TORONTO — Rick Vaive still remembers the date: March 24, 1982.
He doesn’t even need to look it up.
That was the night he became the first player in Toronto Maple Leafs history to score 50 goals in a season and part of his march to setting the franchise record at 54.
It was a special time in Vaive’s career and his life, and it was something he was looking forward to reliving in the weeks ahead with Auston Matthews in hot pursuit of his place in history. Then everything came to an abrupt halt when the spread of the COVID-19 virus forced the NHL to pause its season.
“I think he had a good shot at it,” Vaive said of Matthews during a Tuesday afternoon phone conversation. “Maybe he wouldn’t have got to 54 or 55, but certainly he would have got to 50. Then, now, who knows? Obviously I don’t think they’re even going to play regular-season games, they’ll go right to the playoffs if they do resume.
“I feel bad for him because the circumstance is out of his control.”
In the grand scheme of what’s happening in the world right now, hockey records obviously matter little. But with a season unexpectedly halted in its final stages, it ranks high on the list of compelling storylines likely never to be seen through.
Matthews had 47 goals through 70 games when everything stopped — already tied for the seventh-best total in Leafs history. That put him on pace for a 55-goal season which would have established a new benchmark for the 103-year-old franchise.
“No one ever wants their records broken, but he was on the verge of doing that,” said Vaive. “I thought it would have been unbelievable. The fact that it’s been 38 years and a guy of his calibre is able to do it and that I could be there.
“It would have been a pretty special moment for him and for me. And for the organization as well.”
Vaive fondly remembers having Frank Mahovlich come into the dressing room at Maple Leafs Gardens the morning after he first hit the 50-goal milestone by beating St. Louis Blues goaltender Mike Liut.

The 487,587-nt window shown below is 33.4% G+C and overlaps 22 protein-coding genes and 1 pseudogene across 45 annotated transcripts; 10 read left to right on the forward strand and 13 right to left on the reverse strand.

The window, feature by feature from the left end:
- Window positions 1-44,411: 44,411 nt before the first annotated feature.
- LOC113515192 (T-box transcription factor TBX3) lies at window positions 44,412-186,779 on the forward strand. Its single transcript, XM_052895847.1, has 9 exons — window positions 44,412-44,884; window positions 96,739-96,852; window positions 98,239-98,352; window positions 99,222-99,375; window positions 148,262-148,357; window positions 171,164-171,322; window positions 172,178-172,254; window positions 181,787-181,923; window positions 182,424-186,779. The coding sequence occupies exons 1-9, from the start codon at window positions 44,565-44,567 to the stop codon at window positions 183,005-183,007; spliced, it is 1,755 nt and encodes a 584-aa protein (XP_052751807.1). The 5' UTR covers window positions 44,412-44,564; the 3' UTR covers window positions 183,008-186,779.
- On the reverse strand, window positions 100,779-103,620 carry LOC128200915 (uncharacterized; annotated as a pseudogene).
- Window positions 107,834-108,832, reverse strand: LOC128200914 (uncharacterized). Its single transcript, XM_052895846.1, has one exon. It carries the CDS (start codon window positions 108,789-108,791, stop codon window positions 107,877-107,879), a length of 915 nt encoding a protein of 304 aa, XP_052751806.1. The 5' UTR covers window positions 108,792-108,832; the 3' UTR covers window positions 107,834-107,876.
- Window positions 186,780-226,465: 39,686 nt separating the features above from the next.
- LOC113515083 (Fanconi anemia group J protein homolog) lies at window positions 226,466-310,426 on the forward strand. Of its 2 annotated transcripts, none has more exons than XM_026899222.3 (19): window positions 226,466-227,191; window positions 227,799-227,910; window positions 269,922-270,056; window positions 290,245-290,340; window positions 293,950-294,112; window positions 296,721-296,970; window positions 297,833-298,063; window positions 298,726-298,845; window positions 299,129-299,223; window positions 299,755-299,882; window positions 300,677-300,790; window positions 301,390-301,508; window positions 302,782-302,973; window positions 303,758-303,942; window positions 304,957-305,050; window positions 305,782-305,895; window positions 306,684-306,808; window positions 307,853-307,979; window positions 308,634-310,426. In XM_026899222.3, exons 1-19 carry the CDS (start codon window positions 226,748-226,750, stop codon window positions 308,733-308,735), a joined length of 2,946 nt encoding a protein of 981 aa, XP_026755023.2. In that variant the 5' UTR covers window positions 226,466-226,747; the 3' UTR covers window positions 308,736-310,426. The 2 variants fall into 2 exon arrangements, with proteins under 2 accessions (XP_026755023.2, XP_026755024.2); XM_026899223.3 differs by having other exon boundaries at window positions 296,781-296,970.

Just 22 at that time — like Matthews is today — he’d raised the bar on Mahovlich’s previous franchise-best of 48 goals from 1960-61.
“He came in and congratulated me and said ‘That’s unbelievable’ and got pictures taken with me,” said Vaive. “For me that was an unbelievable moment because, you know, it’s Frank Mahovlich. I watched him for so many years.”
Vaive intended to share a similar exchange with Matthews if he wound up passing the baton this spring, and was even willing to travel to road games if the Leafs centre got in a position to do it.
Those two actually discussed the pursuit during the team’s “Blue and White Gala” event in January. They were seated at adjacent tables, with their backs to one another, when Vaive leaned over and said: “Are you going to break the record or what?”
“He said ‘Well, I’ve got a lot of work to do.’ And I said ‘Yeah, but I think you’re going to be able to do it. You’ve got a lot of games left and you’re a talented player, you’ve got a great shot, I’m pretty sure you’re going to be able to do it.’ He said ‘Well, we’ll see.”’
It meant something to the three-time 50-goal man just to have that kind of banter with Matthews.
Vaive was following the chase closely and doesn’t like the fact that Matthews will likely never get a shot at the final 12 games to try and score eight more goals.
“You know what, I feel bad for him because of what has happened,” he said. “I’m sure he’s disappointed because he’s not getting the opportunity to see if he can do it or not.”
For Vaive, who is currently observing a period of self-quarantine at home in Niagara Falls, Ont., it’s a reminder of how much needs to go right to score 50 goals at any level of professional hockey.
You need good health, and some bounces, and a year where you play a lot of games.
Somewhere on the other side of all this uncertainty brought on by coronavirus, he believes Matthews will line up those things yet again.
“I think he can do it,” said Vaive. “I don’t see any reason why he can’t if the season goes right and he doesn’t get hurt.
“Now he’s just got to hopefully look towards next year and say: ‘OK, well next year I’ll give it another shot.”’